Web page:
ALL visitors should FEEL welcome.
This means positive eye contact from every staff member toward visitors and a warm welcome.
All visitors should be acknowledged and find the staff team accessible.
This sets a culture within the home that is inclusive, customer facing.
We want all visitors to have a positive experience during their visit.
For families with loved ones in the home, the relationships and kindness from the staff team reassures them that their loved ones are well cared for and the home is professionally run.
The positive emotional interaction with the staff team also helps family members cope with their own grief, difficult emotions and in some cases a sense of trauma that their mother or father is poorly / has dementia and is now living in a care home.
How does the management team respond when things go wrong?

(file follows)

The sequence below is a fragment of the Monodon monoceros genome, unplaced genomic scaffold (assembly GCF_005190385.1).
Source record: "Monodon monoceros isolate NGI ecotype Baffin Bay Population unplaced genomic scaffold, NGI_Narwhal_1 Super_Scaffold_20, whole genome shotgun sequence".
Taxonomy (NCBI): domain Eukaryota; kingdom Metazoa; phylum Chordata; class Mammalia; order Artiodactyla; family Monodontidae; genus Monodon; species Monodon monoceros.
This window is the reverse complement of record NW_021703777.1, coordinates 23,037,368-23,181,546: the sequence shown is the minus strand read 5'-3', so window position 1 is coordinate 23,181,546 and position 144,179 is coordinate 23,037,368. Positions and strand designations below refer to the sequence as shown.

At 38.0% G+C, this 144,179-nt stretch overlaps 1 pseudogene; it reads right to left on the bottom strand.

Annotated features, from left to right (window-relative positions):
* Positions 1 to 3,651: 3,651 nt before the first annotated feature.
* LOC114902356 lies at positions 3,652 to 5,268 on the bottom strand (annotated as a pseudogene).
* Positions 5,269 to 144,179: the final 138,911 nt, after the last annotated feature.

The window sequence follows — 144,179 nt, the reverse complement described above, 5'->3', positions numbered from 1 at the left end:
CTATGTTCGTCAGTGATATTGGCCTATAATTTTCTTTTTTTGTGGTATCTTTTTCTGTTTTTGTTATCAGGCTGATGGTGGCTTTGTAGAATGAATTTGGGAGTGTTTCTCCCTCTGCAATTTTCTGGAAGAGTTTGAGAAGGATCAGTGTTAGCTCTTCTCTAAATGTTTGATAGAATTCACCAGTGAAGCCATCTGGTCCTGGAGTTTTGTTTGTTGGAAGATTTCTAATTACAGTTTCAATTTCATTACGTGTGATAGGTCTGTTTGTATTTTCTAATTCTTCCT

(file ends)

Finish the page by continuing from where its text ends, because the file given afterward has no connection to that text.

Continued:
Does the manager ignore it?
Use it as a stick to beat staff?
Are they impartial or do they they overlook when it is one of their friends / someone they like?
How the home manager responds here will play a crucial rule in setting the behavioural norms, establishing the patterns of interaction between staff and management.
In time, these unspoken truths embody the feel and therefore culture of the home.
How is the culture amongst the staff team?
Either positive, engaged, valued for the most part or the opposite.
Does the home manager bend the rules for their favourites?
That will weaken morale.
It sends a message to the staff team that says “there’s no point in what you do.
It is all about who you know”.
Needless to say that is a toxic message.
There needs to be a kind, supportive approach toward staff by the home manager, with neutrality displayed at all times.
The purpose is that all staff feel that good work will be acknowledged and vice versa.
Serious breaches of your policies should be dealt with in a proportionate and consistent way.